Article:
The pace of life seems to have slowed since our move. Partly this is simply because we have passed through three frantic weeks of cleaning, packing and uppacking boxes, shifting furniture into new formations that suit the new spaces, and the settlement on our former home has successfully come to a close.  Now we just belong in one house. Now we can catch our breath.  Now we can sit down and contemplate how to live here.

A slower pace of life seems to be imposed by our new environment.  We knew this would happen and this is one of the reasons for coming here in the first place.  In day to day life, the way this unfolds can be subtle.  For example, a walk to the mailbox now takes 5 minutes instead of 30 seconds.  On the way there, I walk through the garden, watching the birds and checking for new blooms.  On the way back, I stroll down to the dam and scan the surface. It’s calming, but it’s also a form of boundary checking. Just making sure everything is as it should be.  Before walking back inside, I grab some wood for the fire.

Hanging out the washing also takes longer.  The washing line isn’t just outside the back door – it’s a bit of a treck across the fenced yard, across the service yard which includes the turning circle for cars and behind a series of large sheds.  It’s surrounded by trees, including some small fruit trees.  Yesterday as I rounded the corner I was surprised by a flurry of  flashing green wings – too fast to see what kind of bird, but it may have been another species of parrot.  Next time I hang the washing out, I will take my binoculars with me.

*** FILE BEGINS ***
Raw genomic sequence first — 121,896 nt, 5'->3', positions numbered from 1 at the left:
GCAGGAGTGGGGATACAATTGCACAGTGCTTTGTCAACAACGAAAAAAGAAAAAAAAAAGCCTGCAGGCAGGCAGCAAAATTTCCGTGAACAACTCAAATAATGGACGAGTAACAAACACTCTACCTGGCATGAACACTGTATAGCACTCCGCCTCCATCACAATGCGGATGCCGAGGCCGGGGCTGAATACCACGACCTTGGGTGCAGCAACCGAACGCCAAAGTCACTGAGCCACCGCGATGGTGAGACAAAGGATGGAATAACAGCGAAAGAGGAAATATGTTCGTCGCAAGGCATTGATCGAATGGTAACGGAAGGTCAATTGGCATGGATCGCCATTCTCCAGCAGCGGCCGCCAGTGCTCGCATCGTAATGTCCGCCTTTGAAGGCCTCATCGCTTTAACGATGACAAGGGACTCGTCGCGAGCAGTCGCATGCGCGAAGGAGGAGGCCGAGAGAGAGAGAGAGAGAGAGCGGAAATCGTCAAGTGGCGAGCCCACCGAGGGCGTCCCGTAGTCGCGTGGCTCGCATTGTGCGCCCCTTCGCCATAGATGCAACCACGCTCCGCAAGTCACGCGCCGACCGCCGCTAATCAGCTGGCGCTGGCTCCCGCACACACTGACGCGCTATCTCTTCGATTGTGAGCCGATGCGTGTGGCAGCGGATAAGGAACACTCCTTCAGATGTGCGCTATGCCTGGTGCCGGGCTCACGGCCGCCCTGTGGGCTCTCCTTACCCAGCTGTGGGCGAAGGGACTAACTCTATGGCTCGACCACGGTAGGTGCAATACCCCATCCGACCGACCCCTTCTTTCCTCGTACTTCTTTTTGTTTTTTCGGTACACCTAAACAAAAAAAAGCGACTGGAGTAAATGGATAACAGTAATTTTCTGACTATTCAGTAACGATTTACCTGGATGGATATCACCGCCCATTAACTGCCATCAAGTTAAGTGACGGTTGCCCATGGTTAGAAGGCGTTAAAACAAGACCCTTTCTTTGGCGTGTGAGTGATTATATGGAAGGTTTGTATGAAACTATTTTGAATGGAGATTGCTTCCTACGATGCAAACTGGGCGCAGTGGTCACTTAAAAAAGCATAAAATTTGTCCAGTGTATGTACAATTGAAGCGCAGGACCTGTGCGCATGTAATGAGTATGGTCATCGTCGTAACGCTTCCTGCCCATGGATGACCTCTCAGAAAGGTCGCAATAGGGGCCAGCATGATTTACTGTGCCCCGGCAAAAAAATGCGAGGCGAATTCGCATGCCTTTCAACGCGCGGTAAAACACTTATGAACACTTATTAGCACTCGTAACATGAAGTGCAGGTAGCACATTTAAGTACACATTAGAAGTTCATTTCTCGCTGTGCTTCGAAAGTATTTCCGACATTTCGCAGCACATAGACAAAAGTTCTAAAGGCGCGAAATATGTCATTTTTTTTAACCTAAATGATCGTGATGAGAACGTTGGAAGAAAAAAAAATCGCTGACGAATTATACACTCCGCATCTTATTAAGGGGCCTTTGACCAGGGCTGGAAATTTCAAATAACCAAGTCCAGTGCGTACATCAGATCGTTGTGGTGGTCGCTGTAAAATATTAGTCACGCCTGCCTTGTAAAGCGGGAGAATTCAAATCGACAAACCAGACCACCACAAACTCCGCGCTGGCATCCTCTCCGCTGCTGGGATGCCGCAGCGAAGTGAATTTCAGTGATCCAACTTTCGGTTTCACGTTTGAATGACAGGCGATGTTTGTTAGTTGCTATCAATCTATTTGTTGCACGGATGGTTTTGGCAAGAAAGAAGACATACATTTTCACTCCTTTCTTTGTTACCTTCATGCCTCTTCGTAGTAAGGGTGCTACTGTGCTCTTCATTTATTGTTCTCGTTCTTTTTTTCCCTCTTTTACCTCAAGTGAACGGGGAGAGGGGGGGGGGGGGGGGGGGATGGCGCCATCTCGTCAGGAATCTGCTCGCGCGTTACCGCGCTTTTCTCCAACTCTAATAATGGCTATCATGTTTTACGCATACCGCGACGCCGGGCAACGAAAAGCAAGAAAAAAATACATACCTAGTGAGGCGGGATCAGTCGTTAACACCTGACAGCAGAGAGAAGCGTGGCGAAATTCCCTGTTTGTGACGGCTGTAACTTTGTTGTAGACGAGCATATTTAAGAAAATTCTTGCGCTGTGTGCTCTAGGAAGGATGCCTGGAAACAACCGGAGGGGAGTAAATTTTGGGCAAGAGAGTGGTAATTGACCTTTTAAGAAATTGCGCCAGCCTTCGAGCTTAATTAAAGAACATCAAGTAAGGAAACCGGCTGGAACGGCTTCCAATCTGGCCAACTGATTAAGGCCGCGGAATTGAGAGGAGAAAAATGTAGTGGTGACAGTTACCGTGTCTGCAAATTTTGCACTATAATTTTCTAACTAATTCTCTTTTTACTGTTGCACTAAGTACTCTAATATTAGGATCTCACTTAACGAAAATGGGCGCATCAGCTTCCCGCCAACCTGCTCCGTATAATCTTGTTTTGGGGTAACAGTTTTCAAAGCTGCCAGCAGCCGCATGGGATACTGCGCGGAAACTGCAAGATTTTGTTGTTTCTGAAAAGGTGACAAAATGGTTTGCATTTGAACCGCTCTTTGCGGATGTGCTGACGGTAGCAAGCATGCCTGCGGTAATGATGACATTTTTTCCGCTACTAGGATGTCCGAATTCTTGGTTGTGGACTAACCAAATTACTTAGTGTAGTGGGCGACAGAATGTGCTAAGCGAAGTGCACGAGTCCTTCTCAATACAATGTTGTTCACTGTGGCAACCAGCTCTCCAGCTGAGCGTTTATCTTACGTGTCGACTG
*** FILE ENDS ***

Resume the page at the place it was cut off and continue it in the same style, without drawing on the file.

Some of the slowing is more frustrating.  My much welcomed two bars of internet connection mean it can take multiple attempts to see even a basic web page.  Checking and sending emails takes longer as well.  Some days I cannot connect to the internet at all.  When I had planned to do a lot of research for projects we want to begin here, this is a huge setback.  Any website with photographs of products and a shopping cart seems almost too much for our internet connection to handle.  If it loads, it can take minutes for each individual page to load. Checking and comparing products seems an interminable task.  One that I happily abandon (or mabe no so happily) in favour of doing more physical things.  As a consequence, we have not made any progress on the greenhouse or the chickens.

The cat enclosure is still in planning as well.  We have all of the materials to build this, but the fence we want to attach the cat netting to simply isn’t strong enough.  We called in a fencer to give us a quote, and he was honest enough to tell us that he felt like he would be ‘ripping us off’ if he gave us a quote for something we could do more cheaply by ourselves.  We just need to buy the panels.  He would have to charge labour and a levy for driving out this far to do it. Kind thoughts, but finding the time to do this while moving so many boxes from one place to another has not been possible.  Hopefully we will get to this in the next week or so.   For while our new home is beautiful, it is not intended to provide us with an income, and we need to devote time to our business as well.  Luckily, the cats don’t seem to mind being inside.  They sit for hours in the lounge room, between the wood fired heater and the full length glass door which overlooks the bird feeders.   Almost paradise for them in cold weather. When it’s warm, they will need their outside enclosre, so we have a few weeks up our sleeve.

In the meantime, I have found the gardening tools, and the vegetable garden needs to be tended.  We have broad beans, potatoes and onions growing at the moment.  There is plenty of room to plant new seeds and seedlings.  By default, this will be my first project.

Siamese cat looking out a glass window beside the wood heater
Clio and Luna enjoy looking at the birds outside while they keep warm next to the wood heater.